Saturday, November 7, 2020

North Carolina Scrap Quilts


    Quilt by Jimmie Queen Plott (1894-1990)

Jimmie's quilt looks like factory cutaways with shapes used as they were found, some organized into diamonds. Fabrics: woven checks, plaids and stripes, the common product of North Carolina cotton mills.

Jimmie's niece brought 8 utility quilts to a North Carolina quilt day in Junaluska in 1985. Her 90-year-old aunt was still living at the time. The documentors thought the quilts might have been made as early as 1900 but Jimmie Leon(a) Queen was born in 1894 and wouldn't have been old enough to make this body of work until the teens at least.

Jimmie was born and died in Haywood County
 at the edge of the Smokies and the Blue Ridge Mountains....

way over in western North Carolina.

In 1917 when 23 she married George Fred Plott, a 31-year-old career soldier who was a captain in World War I with the 30th Infantry Division. Perhaps they married before he went off to Europe. 

It would seem then she made these quilt tops in the teens. Her niece thought she made them from the family scrap bag but this looks like a larger stockpile than one family, especially a family without children, could accumulate. Perhaps she found her fabrics as factory cutaways. 

One source might be the local Royle-Pilkington mill but they did not move their factory from New Jersey to Haywood County until 1928. That move reflected an industry trend to move to places that offered cheaper labor and less regulation, a move repeated 75 years or so later when the mills moved overseas and factories like Royle-Pilkington closed.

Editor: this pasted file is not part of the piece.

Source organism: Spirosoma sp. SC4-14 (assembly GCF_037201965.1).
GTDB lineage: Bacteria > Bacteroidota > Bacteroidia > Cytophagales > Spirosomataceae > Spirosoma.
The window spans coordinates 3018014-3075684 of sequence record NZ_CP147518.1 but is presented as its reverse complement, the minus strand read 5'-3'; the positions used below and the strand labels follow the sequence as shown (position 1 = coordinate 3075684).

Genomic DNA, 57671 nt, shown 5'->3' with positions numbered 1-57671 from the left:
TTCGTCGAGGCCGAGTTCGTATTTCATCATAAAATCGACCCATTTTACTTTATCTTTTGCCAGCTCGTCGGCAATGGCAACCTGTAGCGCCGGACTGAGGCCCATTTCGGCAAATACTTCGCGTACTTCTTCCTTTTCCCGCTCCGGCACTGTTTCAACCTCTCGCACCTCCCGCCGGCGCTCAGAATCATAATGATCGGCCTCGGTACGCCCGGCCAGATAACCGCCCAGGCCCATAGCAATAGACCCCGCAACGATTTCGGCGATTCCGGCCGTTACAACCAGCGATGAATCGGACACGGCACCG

Several of the quilts were quilted by Margaret Shuping who must have been a prodigious quilter for hire in North Carolina. The Quilt Index has 135 quilts with her name associated. Margaret Shuping is a  common name in the area, so figuring out which Margaret she was is difficult.

Jimmie also might have found her scraps in a local dry goods store. In 1921 a
store in South Carolina advertised Quilt Bundles, rolls of mill ends and factory cutaways.

Most of Jimmie's quilts are backed with feedsacks homedyed
with quite fugitive dyes (perhaps packaged dyes in blue,
a popular color for dyeing quilt backs.)

This string quilt with strips pieced into six sided shapes is the
most organized of her eight quilts.

But then again it is outrageously disorganized at the bottom
Parts of the lower row are missing, filled in with a floral feedsack of the 
type one would see after 1930.
An interesting solution to a damaged top.

The backing looks to be a print on this one.
The quilting is the popular regional fan pattern.

Jimmie's niece told the documentors that her quilts were"made for cover."

And these two wool quilts look like they'd have provided plenty of cover.

Although wool and thick both are quilted in the fan pattern.

This one looks to have been stitched from men's suiting samples, perhaps
ripped out of a swatch book.

Jimmie lived in Waynesville, the Haywood County seat.

Husband George was stationed in various places, according to his obituary and Jimmie may have moved with him to Washington D.C., Illinois & Tennessee but their family home was one he inherited on Fairview Road in Waynesville.

Women like Jimmie did not leave much of a mark aside from their quilts. I did find that she was active in the local EHU (Extension Home Unit) the Fairview Home Demonstration Club. These groups were sponsored by the Department of Agriculture on a county basis to teach home economics (sometimes quiltmaking.)

George retired after World War II and died in 1963. Jimmie lived to be 96 but apparently her quiltmaking days were in her younger years.

See all 8 of her quilts here:

1 comment:

  1. Jimmie sewed scraps.... these strip blocks are enjoying popularity right now. Granted we have boxes and boxes sorted by color of our strips or scraps or what have you.